They've become annual traditions. First, members of the Camden Fire Department's (CFD) Explorers program compete -- and win -- an Explorers competition in Myrtle Beach. Then, Camden City Council honors the Explorers with certificates of merit, giving the team a chance to show off their skills to council and the public.
After decades of requests from residents and years of negotiation with city officials, Amtrak is announcing that it will renovate its station in Camden and the surrounding property. Work will begin Aug. 4, and -- according JarVor Williams, an Amtrak construction engineer overseeing the project -- make the facility compliant with the U.S. Americans with Disabilities Act (ADA).
For years, the city of Camden has tried to figure out what to do about aging Rhame Arena at the corner of Broad and Bull streets. In the past, ideas have ranged from renovating the facility to tearing it down and building a replacement either on site or elsewhere in the city.
When you want to learn to do something well, it's not a bad idea to get training and advice from an expert. That was the case July 12 when Wateree Gymnastics Center in Camden welcomed Olympic gold medalist and former world champion gymnast Nastia Liukin to lead a day-long seminar and training session for young girls. She won a gold medal, three silvers and a bronze at the 2008 Olympics in Beijing, China, putting her in a three-way tie with Mary Lou Retton and Shannon Miller for the most medals received by a gymnast at a single Olympic Games ...
Camden Mayor Tony Scully is now a board member of the Association of South Carolina Mayors (ASCM). ASCM members elected Scully to the board during the Municipal Association of South Carolina's (MASC) 74th annual meeting.
The Camden Archives and Museum is hosting a new exhibit on the Hotel Era in Camden from July 2014 until January 9, 2015. Come explore Camden during the days of the Gay Nineties through the Roaring Twenties and beyond to the days before World War II. It was a magical, new social scene set in the midst of our beautiful, old Southern way of life. Camden's visitors got the best of both.
More than 100 members of the Reed family gathered for a reunion July 12 at the Fine Arts Center (FAC) of Kershaw County's Douglas Reed House. The historic location was the childhood home of several members of the family, descendants of Nero and Nora Reed, immigrants from Lebanon.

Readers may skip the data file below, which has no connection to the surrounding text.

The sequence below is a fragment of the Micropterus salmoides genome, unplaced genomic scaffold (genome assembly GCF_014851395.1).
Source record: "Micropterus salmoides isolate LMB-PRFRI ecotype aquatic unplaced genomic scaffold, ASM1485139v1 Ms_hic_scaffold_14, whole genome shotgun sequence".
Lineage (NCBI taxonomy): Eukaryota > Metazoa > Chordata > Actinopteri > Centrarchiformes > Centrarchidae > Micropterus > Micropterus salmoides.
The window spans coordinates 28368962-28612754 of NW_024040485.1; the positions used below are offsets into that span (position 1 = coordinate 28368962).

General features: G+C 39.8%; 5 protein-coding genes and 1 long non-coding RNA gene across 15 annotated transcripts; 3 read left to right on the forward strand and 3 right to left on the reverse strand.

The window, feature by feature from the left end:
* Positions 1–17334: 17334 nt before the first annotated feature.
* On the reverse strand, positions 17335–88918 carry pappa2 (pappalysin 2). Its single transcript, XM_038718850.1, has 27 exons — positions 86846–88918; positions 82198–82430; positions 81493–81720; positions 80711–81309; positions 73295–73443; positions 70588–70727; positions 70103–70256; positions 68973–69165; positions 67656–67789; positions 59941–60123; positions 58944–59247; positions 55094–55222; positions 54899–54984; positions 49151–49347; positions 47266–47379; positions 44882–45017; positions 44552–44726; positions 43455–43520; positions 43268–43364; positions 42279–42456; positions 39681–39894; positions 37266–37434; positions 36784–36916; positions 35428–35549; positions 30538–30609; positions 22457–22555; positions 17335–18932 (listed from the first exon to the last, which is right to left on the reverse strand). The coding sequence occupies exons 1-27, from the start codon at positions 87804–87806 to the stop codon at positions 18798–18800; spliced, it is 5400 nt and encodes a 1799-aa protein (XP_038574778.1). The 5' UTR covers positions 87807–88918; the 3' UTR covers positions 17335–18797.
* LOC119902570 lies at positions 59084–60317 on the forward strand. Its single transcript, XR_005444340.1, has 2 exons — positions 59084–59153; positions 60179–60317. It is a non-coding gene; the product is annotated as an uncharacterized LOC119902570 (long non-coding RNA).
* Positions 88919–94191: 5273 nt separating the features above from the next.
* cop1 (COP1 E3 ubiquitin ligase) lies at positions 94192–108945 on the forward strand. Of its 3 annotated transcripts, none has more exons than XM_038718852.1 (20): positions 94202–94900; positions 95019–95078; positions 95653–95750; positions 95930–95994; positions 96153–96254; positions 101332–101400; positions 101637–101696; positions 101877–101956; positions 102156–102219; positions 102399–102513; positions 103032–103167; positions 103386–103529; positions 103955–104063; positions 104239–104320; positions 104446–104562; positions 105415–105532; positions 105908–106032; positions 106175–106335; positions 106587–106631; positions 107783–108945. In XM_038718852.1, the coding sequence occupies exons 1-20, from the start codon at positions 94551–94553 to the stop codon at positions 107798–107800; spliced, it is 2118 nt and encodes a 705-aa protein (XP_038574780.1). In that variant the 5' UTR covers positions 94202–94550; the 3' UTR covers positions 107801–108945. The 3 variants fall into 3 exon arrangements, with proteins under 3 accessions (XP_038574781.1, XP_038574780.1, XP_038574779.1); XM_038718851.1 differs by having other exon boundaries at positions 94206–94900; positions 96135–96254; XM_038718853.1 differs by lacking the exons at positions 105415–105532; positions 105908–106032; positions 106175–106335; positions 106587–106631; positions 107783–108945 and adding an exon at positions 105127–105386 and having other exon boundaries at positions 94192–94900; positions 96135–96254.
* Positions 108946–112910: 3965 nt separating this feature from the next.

The multipurpose room in Camden's new Jackson Teen Center (JTC) filled up with cheers from both the stage and the audience on the afternoon of July 10. The cheers in the seats were, mostly, from boys participating in the JTC and ALPHA Center's flag football program. The cheers from the stage were all girls showing off cheerleading routines taught to them by two Lugoff-Elgin High School (L-EHS) cheerleaders.
Louisa DeLoach got the chance to do something not many other 12-year-olds get to do: sing her country's national anthem, The Star-Spangled Banner, in front of thousands of people before a baseball game on the Fourth of July.
The Camden Garden Club recently partnered with the city of Camden on a project to provide more colorful flowers in the downtown area. Catherine French, the club's past president, said the city provided the 16 containers for the plants and pledged to keep them watered, while the garden club furnished the plants, dirt and effort to install the plants along Broad Street.
Camden City Council recognized Pat Wylie at its meeting Tuesday night for 34 years of service as conductor of the Camden Community Concert Band. Wylie, a Furman University and University of South Carolina graduate, once served as Camden Middle School's band director and is a member of the Camden Rotary Club. Wylie also conducts the Rotary Club Singers.